Shippers frantically trying to book container shipments are faced with yet another hurdle in this most tricky of years for those involved in sea logistics, namely arriving at a correct price for a spot shipment.
Container shipping is hampered by having five providers of spot box information, and as the sector has soared to ever higher record territory the disparity in prices from the index providers has widened, adding to the confusion in the supply chain sector.
Analysis carried below by Vespucci Maritime shows the variance between the five indices, the Shanghai Containerized Freight Index (SCFI), Drewry’s World Container Index (WCI), the Freightos Baltic Index (FBX) and the Xeneta Shipping Index (XSI) and Platts.
Assessments from August 6 in USD/FFE:
Additionally it appears that individual shipments have seen as much as 28,000 USD/FFE
Additionally it appears that individual shipments have exceeded 20,000 USD/FFE
Discussing this increasing gap, Lars Jensen, CEO of Vespucci Maritime, a Danish liner consultancy, explained via LinkedIn that the different index providers measure different things.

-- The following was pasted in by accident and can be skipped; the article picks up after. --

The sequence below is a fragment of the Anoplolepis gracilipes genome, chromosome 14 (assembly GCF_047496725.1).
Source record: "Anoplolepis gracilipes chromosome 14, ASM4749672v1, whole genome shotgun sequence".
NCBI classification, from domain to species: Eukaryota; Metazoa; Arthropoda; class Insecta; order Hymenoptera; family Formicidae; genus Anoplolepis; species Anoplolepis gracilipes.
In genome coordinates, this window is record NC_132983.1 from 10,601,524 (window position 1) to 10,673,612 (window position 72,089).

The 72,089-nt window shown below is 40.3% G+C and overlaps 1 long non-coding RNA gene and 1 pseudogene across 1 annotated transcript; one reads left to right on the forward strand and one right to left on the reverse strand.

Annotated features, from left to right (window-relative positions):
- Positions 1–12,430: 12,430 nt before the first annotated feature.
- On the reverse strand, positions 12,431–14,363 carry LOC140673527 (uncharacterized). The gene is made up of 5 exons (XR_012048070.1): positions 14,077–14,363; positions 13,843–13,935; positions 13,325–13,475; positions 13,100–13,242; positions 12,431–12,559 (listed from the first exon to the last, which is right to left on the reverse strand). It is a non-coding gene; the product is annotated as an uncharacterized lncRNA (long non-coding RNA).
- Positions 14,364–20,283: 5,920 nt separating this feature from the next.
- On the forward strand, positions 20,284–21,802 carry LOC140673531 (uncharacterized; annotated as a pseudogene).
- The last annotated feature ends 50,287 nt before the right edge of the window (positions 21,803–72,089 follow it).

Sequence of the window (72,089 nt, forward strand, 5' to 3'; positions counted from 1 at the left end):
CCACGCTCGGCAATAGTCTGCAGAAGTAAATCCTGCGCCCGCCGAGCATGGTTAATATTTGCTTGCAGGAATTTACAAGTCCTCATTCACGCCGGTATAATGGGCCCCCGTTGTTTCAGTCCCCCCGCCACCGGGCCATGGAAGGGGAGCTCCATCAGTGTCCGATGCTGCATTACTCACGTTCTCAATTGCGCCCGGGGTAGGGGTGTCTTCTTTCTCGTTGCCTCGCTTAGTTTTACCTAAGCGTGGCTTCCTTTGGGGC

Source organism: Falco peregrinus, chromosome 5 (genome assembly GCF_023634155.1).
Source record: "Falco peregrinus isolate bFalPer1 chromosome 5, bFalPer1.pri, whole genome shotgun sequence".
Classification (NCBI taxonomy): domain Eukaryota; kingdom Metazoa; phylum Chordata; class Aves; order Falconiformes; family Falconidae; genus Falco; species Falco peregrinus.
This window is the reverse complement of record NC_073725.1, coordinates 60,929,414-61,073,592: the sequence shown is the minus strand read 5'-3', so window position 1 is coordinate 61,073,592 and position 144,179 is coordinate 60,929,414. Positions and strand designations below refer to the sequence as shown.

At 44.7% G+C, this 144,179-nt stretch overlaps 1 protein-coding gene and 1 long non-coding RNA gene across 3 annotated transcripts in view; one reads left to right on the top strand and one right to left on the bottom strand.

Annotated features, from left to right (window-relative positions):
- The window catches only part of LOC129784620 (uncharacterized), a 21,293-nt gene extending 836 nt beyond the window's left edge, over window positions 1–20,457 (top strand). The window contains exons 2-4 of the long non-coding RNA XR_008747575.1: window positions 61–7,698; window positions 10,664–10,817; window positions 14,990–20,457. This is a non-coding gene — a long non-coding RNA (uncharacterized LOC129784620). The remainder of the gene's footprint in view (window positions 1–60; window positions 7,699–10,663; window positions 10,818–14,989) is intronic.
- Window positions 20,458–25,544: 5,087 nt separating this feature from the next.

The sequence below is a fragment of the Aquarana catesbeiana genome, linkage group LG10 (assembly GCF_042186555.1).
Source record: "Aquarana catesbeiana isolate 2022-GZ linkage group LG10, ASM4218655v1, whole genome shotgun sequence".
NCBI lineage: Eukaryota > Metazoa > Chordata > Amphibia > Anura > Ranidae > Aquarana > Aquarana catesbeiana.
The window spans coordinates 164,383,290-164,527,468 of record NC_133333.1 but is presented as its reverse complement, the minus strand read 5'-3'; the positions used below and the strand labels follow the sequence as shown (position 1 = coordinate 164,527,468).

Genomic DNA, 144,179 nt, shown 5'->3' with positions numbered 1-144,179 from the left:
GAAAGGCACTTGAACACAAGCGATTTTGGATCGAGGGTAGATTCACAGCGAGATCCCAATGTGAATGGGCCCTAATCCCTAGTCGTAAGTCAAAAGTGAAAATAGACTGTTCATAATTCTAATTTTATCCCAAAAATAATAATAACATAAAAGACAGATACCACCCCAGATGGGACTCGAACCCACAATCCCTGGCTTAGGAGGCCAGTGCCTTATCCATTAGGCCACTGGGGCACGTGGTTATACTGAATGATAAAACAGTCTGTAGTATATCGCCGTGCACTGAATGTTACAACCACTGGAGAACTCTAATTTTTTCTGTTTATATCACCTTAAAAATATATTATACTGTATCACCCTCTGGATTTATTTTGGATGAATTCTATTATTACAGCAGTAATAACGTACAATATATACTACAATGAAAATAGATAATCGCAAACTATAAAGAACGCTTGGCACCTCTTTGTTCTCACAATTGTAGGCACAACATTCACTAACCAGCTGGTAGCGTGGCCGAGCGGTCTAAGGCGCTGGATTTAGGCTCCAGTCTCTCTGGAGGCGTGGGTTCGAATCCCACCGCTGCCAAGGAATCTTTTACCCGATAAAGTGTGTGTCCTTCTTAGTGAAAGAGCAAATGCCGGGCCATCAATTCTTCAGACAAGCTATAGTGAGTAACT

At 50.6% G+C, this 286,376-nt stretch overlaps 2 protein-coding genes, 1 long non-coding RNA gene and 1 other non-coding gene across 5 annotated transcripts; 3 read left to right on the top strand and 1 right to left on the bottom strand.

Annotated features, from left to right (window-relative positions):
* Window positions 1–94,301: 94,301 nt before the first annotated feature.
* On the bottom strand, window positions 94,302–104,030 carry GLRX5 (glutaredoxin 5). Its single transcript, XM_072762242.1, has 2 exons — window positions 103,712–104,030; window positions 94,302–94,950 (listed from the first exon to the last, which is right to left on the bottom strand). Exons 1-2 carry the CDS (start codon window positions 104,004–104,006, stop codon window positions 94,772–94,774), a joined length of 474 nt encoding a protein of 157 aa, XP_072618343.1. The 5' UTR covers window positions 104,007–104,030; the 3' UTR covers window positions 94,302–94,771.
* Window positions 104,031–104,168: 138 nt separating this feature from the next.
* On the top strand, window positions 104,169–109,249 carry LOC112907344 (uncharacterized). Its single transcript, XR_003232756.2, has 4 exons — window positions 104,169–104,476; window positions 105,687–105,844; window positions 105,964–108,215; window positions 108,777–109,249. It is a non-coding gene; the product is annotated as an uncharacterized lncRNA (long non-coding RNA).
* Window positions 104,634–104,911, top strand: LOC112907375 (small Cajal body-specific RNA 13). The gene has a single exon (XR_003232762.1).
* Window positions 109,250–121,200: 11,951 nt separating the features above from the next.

“They do not include the same customer mix, they do not include the same mix of surcharges, they do not include the same definition or inclusions of spot versus short-term contract. This is also to say that just because the indices diverge, it does not mean that one is ‘correct’ and the others are ‘wrong’,” Jensen explained.
The onus is on the shipper to understand which index most closely resembles their own business mix, Jensen advised.
As data providers have had to grapple with the skyrocketing rates, some indices have been found to be less than perfect. For instance, on July 28, Freightos and the Baltic Exchange, who administer the FBX, admitted that some outlier data is now being excluded in order to more accurately reflect market conditions. This resulted in a significant one-time adjustment that removed outliers and substantially increased rates on China/ East Asia-US FBX lanes, which now account for the premium surcharges required for bookings.